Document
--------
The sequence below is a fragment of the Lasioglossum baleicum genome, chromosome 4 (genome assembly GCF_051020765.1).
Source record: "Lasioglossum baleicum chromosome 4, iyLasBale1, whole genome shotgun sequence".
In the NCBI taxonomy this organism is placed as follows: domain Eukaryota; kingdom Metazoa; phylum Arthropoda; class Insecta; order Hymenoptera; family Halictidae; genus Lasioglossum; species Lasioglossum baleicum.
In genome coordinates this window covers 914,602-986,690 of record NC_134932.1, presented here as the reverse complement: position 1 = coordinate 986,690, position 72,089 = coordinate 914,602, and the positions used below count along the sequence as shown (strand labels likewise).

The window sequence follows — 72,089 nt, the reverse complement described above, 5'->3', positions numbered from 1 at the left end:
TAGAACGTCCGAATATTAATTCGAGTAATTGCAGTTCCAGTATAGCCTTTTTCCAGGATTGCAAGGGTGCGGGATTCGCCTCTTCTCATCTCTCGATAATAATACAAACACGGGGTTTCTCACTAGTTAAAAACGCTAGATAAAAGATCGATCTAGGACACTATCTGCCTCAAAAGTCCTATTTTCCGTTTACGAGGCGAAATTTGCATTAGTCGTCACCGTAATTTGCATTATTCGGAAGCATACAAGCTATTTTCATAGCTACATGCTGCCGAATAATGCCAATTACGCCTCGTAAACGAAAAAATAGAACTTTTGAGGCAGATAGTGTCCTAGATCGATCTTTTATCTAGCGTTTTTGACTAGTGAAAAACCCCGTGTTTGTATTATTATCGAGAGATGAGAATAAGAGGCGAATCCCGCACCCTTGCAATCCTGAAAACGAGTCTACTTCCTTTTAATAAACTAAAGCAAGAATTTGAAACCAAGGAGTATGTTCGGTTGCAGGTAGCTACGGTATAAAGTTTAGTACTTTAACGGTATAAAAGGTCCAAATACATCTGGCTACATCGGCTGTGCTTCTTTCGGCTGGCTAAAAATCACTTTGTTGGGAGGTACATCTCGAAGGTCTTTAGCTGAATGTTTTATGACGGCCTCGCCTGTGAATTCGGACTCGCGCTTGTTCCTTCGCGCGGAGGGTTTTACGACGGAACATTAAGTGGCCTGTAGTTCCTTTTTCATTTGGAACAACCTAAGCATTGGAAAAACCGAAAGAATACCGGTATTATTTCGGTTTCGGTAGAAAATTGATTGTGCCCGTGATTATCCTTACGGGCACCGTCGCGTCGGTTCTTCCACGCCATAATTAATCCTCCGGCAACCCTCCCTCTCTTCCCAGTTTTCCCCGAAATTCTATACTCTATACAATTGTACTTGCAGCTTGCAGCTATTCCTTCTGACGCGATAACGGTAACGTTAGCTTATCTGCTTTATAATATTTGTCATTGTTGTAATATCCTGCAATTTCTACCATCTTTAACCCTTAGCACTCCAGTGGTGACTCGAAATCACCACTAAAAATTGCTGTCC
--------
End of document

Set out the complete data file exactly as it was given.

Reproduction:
The sequence below is a fragment of the Lasioglossum baleicum genome, chromosome 4 (genome assembly GCF_051020765.1).
Source record: "Lasioglossum baleicum chromosome 4, iyLasBale1, whole genome shotgun sequence".
In the NCBI taxonomy this organism is placed as follows: domain Eukaryota; kingdom Metazoa; phylum Arthropoda; class Insecta; order Hymenoptera; family Halictidae; genus Lasioglossum; species Lasioglossum baleicum.
In genome coordinates this window covers 914,602-986,690 of record NC_134932.1, presented here as the reverse complement: position 1 = coordinate 986,690, position 72,089 = coordinate 914,602, and the positions used below count along the sequence as shown (strand labels likewise).

The window sequence follows — 72,089 nt, the reverse complement described above, 5'->3', positions numbered from 1 at the left end:
TAGAACGTCCGAATATTAATTCGAGTAATTGCAGTTCCAGTATAGCCTTTTTCCAGGATTGCAAGGGTGCGGGATTCGCCTCTTCTCATCTCTCGATAATAATACAAACACGGGGTTTCTCACTAGTTAAAAACGCTAGATAAAAGATCGATCTAGGACACTATCTGCCTCAAAAGTCCTATTTTCCGTTTACGAGGCGAAATTTGCATTAGTCGTCACCGTAATTTGCATTATTCGGAAGCATACAAGCTATTTTCATAGCTACATGCTGCCGAATAATGCCAATTACGCCTCGTAAACGAAAAAATAGAACTTTTGAGGCAGATAGTGTCCTAGATCGATCTTTTATCTAGCGTTTTTGACTAGTGAAAAACCCCGTGTTTGTATTATTATCGAGAGATGAGAATAAGAGGCGAATCCCGCACCCTTGCAATCCTGAAAACGAGTCTACTTCCTTTTAATAAACTAAAGCAAGAATTTGAAACCAAGGAGTATGTTCGGTTGCAGGTAGCTACGGTATAAAGTTTAGTACTTTAACGGTATAAAAGGTCCAAATACATCTGGCTACATCGGCTGTGCTTCTTTCGGCTGGCTAAAAATCACTTTGTTGGGAGGTACATCTCGAAGGTCTTTAGCTGAATGTTTTATGACGGCCTCGCCTGTGAATTCGGACTCGCGCTTGTTCCTTCGCGCGGAGGGTTTTACGACGGAACATTAAGTGGCCTGTAGTTCCTTTTTCATTTGGAACAACCTAAGCATTGGAAAAACCGAAAGAATACCGGTATTATTTCGGTTTCGGTAGAAAATTGATTGTGCCCGTGATTATCCTTACGGGCACCGTCGCGTCGGTTCTTCCACGCCATAATTAATCCTCCGGCAACCCTCCCTCTCTTCCCAGTTTTCCCCGAAATTCTATACTCTATACAATTGTACTTGCAGCTTGCAGCTATTCCTTCTGACGCGATAACGGTAACGTTAGCTTATCTGCTTTATAATATTTGTCATTGTTGTAATATCCTGCAATTTCTACCATCTTTAACCCTTAGCACTCCAGTGGTGACTCGAAATCACCACTAAAAATTGCTGTCC